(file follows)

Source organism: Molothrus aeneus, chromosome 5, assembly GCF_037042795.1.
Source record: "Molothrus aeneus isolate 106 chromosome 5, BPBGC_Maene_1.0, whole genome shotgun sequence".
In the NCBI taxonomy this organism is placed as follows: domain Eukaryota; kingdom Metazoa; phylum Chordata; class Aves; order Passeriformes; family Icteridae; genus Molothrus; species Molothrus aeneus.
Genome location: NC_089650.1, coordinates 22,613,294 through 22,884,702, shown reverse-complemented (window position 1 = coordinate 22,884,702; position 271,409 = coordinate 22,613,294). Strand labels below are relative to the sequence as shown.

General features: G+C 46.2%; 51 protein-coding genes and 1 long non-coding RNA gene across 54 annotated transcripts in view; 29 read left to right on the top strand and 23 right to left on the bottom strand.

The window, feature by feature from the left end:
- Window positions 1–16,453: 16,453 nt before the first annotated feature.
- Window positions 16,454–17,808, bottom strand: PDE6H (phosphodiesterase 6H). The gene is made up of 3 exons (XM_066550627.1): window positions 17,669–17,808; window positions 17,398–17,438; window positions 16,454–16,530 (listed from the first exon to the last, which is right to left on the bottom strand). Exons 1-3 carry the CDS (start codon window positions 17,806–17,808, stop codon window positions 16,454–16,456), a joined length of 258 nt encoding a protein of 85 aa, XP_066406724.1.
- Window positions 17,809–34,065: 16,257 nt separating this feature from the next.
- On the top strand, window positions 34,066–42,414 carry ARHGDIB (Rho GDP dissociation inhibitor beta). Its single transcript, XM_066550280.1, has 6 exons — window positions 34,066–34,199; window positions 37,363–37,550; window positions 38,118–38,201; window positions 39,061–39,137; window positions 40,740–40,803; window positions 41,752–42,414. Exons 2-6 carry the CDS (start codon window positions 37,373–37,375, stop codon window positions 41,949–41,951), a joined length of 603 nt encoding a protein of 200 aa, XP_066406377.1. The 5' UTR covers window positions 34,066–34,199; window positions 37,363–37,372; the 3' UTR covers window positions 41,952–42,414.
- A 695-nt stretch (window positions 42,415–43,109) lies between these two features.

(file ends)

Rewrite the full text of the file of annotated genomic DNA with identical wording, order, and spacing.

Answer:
Source organism: Molothrus aeneus, chromosome 5, assembly GCF_037042795.1.
Source record: "Molothrus aeneus isolate 106 chromosome 5, BPBGC_Maene_1.0, whole genome shotgun sequence".
In the NCBI taxonomy this organism is placed as follows: domain Eukaryota; kingdom Metazoa; phylum Chordata; class Aves; order Passeriformes; family Icteridae; genus Molothrus; species Molothrus aeneus.
Genome location: NC_089650.1, coordinates 22,613,294 through 22,884,702, shown reverse-complemented (window position 1 = coordinate 22,884,702; position 271,409 = coordinate 22,613,294). Strand labels below are relative to the sequence as shown.

General features: G+C 46.2%; 51 protein-coding genes and 1 long non-coding RNA gene across 54 annotated transcripts in view; 29 read left to right on the top strand and 23 right to left on the bottom strand.

The window, feature by feature from the left end:
- Window positions 1–16,453: 16,453 nt before the first annotated feature.
- Window positions 16,454–17,808, bottom strand: PDE6H (phosphodiesterase 6H). The gene is made up of 3 exons (XM_066550627.1): window positions 17,669–17,808; window positions 17,398–17,438; window positions 16,454–16,530 (listed from the first exon to the last, which is right to left on the bottom strand). Exons 1-3 carry the CDS (start codon window positions 17,806–17,808, stop codon window positions 16,454–16,456), a joined length of 258 nt encoding a protein of 85 aa, XP_066406724.1.
- Window positions 17,809–34,065: 16,257 nt separating this feature from the next.
- On the top strand, window positions 34,066–42,414 carry ARHGDIB (Rho GDP dissociation inhibitor beta). Its single transcript, XM_066550280.1, has 6 exons — window positions 34,066–34,199; window positions 37,363–37,550; window positions 38,118–38,201; window positions 39,061–39,137; window positions 40,740–40,803; window positions 41,752–42,414. Exons 2-6 carry the CDS (start codon window positions 37,373–37,375, stop codon window positions 41,949–41,951), a joined length of 603 nt encoding a protein of 200 aa, XP_066406377.1. The 5' UTR covers window positions 34,066–34,199; window positions 37,363–37,372; the 3' UTR covers window positions 41,952–42,414.
- A 695-nt stretch (window positions 42,415–43,109) lies between these two features.